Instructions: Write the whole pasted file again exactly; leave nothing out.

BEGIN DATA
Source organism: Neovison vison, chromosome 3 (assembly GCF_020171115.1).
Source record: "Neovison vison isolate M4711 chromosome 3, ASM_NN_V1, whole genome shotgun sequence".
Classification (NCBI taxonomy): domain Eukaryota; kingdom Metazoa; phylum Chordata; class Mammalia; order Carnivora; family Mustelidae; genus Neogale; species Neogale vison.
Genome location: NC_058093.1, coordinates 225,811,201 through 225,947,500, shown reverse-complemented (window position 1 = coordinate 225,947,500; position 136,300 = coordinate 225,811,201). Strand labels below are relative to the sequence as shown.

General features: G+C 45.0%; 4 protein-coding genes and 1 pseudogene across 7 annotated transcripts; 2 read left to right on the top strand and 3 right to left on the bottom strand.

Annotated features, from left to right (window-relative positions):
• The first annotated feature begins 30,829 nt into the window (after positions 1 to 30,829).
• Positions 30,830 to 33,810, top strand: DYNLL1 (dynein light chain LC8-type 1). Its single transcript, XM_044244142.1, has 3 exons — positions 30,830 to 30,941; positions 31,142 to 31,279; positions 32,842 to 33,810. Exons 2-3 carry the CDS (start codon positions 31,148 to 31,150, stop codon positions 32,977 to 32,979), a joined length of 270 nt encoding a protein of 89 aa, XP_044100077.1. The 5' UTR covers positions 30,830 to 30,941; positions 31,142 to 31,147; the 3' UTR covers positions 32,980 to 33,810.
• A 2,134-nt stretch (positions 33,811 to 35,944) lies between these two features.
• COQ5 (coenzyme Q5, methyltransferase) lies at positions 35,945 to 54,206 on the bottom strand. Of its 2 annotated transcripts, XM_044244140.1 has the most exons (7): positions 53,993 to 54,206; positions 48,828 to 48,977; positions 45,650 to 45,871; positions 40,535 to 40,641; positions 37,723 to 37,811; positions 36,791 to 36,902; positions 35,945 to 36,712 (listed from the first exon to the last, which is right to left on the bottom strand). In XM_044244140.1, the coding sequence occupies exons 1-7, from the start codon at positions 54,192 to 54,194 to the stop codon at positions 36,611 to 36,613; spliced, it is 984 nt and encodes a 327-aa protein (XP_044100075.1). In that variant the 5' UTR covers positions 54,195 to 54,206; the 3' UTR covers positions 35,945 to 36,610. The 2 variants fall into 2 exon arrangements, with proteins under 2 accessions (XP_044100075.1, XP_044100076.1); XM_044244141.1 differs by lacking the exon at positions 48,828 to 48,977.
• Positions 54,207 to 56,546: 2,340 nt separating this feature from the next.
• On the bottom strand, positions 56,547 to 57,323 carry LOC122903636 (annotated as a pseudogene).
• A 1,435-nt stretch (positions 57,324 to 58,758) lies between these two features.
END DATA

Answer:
Source organism: Neovison vison, chromosome 3 (assembly GCF_020171115.1).
Source record: "Neovison vison isolate M4711 chromosome 3, ASM_NN_V1, whole genome shotgun sequence".
Classification (NCBI taxonomy): domain Eukaryota; kingdom Metazoa; phylum Chordata; class Mammalia; order Carnivora; family Mustelidae; genus Neogale; species Neogale vison.
Genome location: NC_058093.1, coordinates 225,811,201 through 225,947,500, shown reverse-complemented (window position 1 = coordinate 225,947,500; position 136,300 = coordinate 225,811,201). Strand labels below are relative to the sequence as shown.

General features: G+C 45.0%; 4 protein-coding genes and 1 pseudogene across 7 annotated transcripts; 2 read left to right on the top strand and 3 right to left on the bottom strand.

Annotated features, from left to right (window-relative positions):
• The first annotated feature begins 30,829 nt into the window (after positions 1 to 30,829).
• Positions 30,830 to 33,810, top strand: DYNLL1 (dynein light chain LC8-type 1). Its single transcript, XM_044244142.1, has 3 exons — positions 30,830 to 30,941; positions 31,142 to 31,279; positions 32,842 to 33,810. Exons 2-3 carry the CDS (start codon positions 31,148 to 31,150, stop codon positions 32,977 to 32,979), a joined length of 270 nt encoding a protein of 89 aa, XP_044100077.1. The 5' UTR covers positions 30,830 to 30,941; positions 31,142 to 31,147; the 3' UTR covers positions 32,980 to 33,810.
• A 2,134-nt stretch (positions 33,811 to 35,944) lies between these two features.
• COQ5 (coenzyme Q5, methyltransferase) lies at positions 35,945 to 54,206 on the bottom strand. Of its 2 annotated transcripts, XM_044244140.1 has the most exons (7): positions 53,993 to 54,206; positions 48,828 to 48,977; positions 45,650 to 45,871; positions 40,535 to 40,641; positions 37,723 to 37,811; positions 36,791 to 36,902; positions 35,945 to 36,712 (listed from the first exon to the last, which is right to left on the bottom strand). In XM_044244140.1, the coding sequence occupies exons 1-7, from the start codon at positions 54,192 to 54,194 to the stop codon at positions 36,611 to 36,613; spliced, it is 984 nt and encodes a 327-aa protein (XP_044100075.1). In that variant the 5' UTR covers positions 54,195 to 54,206; the 3' UTR covers positions 35,945 to 36,610. The 2 variants fall into 2 exon arrangements, with proteins under 2 accessions (XP_044100075.1, XP_044100076.1); XM_044244141.1 differs by lacking the exon at positions 48,828 to 48,977.
• Positions 54,207 to 56,546: 2,340 nt separating this feature from the next.
• On the bottom strand, positions 56,547 to 57,323 carry LOC122903636 (annotated as a pseudogene).
• A 1,435-nt stretch (positions 57,324 to 58,758) lies between these two features.